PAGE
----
A provocative title, perhaps, but not one designed to question whether you’re good at talking to complete strangers at a party. No, today’s blog is about getting you to ask yourself the question:
Do I have a personal strategy for social media channels?
Do you? It’s easy to say ‘yes’ and perhaps you are very au fait with some of the social channels you use every day. But sometimes it’s useful to hold up a mirror and have a look at how you come across online. After all, in the recruitment business you’re dealing with people every day, both candidates and clients, new and existing, and they have access to all of the tools you do when it comes to finding out about people online.
So do you know how you come across? Is it exactly how you want? How often do you use social media channels for your work purposes? Do you have a schedule of frequency when you are on social media for work purposes? Are you sporadic with what you say and when you say it? Do you mix some elements of personal and professional, so that your customers can see you’re a real person?
We know, we know, that’s a lot of questions. But we’ll try to break them down for you. Or, if you prefer, you can download our IRP Professional Guide on Setting yourself a social strategy. It’s a two page PDF and can be found on the IRP website, along with a host of other professional guides across a range of topics. We would say this, but it’s definitely worth checking out what’s on the site.
So, back to you. Let’s start with our old friend Google. Have you ever Googled yourself? No, this is not a vanity exercise, but an exercise in trying to see exactly what you look like when your customers start to search you out. As an industry we know (and tell people) that first impressions count and it’s exactly the same online. Whether you like the terminology or not, your ‘personal brand’ is represented through the social channels you use. Everything you do through your social channels (most of the time) is searchable and recorded somewhere.
But that’s not a bad thing. People buy from people and if people can see that you have a personality, that you have a certain ‘brand’, that could be the difference between a job placement coming your way, or going to the next recruiter. So, start with your Google search. See what comes up within the first couple of sentences of the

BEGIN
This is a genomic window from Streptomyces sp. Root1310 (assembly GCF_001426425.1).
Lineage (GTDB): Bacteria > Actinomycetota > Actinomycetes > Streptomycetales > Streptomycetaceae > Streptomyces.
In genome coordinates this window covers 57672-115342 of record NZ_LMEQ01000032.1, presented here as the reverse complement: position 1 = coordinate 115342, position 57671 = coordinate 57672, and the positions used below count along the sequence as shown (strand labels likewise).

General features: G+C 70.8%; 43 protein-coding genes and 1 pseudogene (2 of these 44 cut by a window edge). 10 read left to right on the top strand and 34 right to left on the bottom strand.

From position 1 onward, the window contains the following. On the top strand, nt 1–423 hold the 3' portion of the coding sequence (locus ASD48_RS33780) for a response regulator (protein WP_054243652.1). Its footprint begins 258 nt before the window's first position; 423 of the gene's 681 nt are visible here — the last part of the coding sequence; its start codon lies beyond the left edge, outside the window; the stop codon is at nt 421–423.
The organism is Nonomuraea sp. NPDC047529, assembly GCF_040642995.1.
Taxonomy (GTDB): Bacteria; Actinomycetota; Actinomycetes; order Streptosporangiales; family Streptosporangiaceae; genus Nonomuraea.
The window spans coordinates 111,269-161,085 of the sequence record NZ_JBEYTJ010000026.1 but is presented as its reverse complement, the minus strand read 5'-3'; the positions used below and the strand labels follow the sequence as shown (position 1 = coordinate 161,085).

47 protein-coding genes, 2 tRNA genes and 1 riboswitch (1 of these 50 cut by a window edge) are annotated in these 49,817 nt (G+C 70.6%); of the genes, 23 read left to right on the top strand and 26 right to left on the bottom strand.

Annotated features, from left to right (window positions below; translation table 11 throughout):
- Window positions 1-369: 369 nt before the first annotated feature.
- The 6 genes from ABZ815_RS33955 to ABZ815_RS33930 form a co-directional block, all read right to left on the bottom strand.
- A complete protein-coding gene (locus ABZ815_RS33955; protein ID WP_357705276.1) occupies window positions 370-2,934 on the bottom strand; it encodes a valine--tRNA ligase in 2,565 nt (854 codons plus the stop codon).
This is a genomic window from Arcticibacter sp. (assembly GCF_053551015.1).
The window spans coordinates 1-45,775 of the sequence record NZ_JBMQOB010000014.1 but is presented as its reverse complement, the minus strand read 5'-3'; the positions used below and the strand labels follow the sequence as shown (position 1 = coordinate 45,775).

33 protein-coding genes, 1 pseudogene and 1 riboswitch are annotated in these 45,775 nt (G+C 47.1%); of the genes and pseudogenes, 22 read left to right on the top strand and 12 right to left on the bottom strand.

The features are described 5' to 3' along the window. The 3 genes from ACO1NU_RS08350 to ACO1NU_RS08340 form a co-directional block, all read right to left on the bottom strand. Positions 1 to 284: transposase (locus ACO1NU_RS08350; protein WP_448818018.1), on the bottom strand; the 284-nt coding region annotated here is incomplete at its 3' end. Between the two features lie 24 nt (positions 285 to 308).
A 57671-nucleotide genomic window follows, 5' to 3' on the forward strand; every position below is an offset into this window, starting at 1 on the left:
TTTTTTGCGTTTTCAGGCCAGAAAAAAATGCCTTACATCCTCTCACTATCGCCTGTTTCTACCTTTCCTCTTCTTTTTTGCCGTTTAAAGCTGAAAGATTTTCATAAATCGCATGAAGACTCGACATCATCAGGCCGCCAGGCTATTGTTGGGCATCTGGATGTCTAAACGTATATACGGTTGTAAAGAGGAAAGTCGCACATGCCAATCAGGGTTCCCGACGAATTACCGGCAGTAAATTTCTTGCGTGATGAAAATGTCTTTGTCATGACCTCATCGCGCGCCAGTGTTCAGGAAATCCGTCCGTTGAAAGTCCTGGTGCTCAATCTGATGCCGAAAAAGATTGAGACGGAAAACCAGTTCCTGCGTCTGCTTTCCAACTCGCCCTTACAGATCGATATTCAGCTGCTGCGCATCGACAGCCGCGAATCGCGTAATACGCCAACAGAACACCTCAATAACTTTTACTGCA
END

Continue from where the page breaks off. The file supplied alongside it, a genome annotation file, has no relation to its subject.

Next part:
Easy to write, difficult to demonstrate?
Not necessarily. If you’re an IRP member, you can use that as a USP. Mention your IRP status. Talk about the qualifications you’ve got. Demonstrate your level of professionalism. Enter an IRP Award and show you are a winner to your clients and candidates. Add it to your LinkedIn profile, mention it in a Facebook status or just say how proud you are through 140 characters on Twitter.
You may be happy with how your profile looks online across multiple channels, but have you made an assessment on whether you’re using the right channels? There’s no point in spending all day on Google+ if none of your clients and candidates are. Every recruiter seems to live on LinkedIn, but if you’re placing construction workers, how many of them will log in to have a look at the latest group discussions? Talk to your candidates about what channels they use and how frequently. Do you know what time of day most people are available? Are there any sweet spots?
Then, when you have an idea, plan on where you are going to focus and when. There’s no point in being everywhere. You’re only one person and you can only do so much. So choose what you want to focus on and go for it. But when you’ve decided, make sure you’re posting information regularly that your audience would find interesting, coupled with more information about you. People buy from people – it’s an old adage but a true one in recruitment – and they’ll buy from you if you let them see your personality. Be yourself, but be mindful of how much of yourself you give to your customers. A good test is the ‘grandma’ test. In other words, would you be happy sharing the information with your grandmother?
Finally, before we let you go, make sure you you’re keeping an eye on technology. Technology is moving fast and there’s always something new happening on social, so whilst you can’t keep track of everything, you can be aware of some of the key developments that could affect how you interact socially. For example, facial recognition software is advancing rapidly. Who knows what the future holds, but if there are ways in which your picture can be linked to your social profile, that certainly has implications for how your personal brand looks.
Everybody uses social media differently and everyone has a different approach to setting up how they appear online. There is no silver bullet, but if you take time to think about how you want to come across and follow some of the simple steps suggested in the Professional Guide we’ve produced, you can’t go far wrong.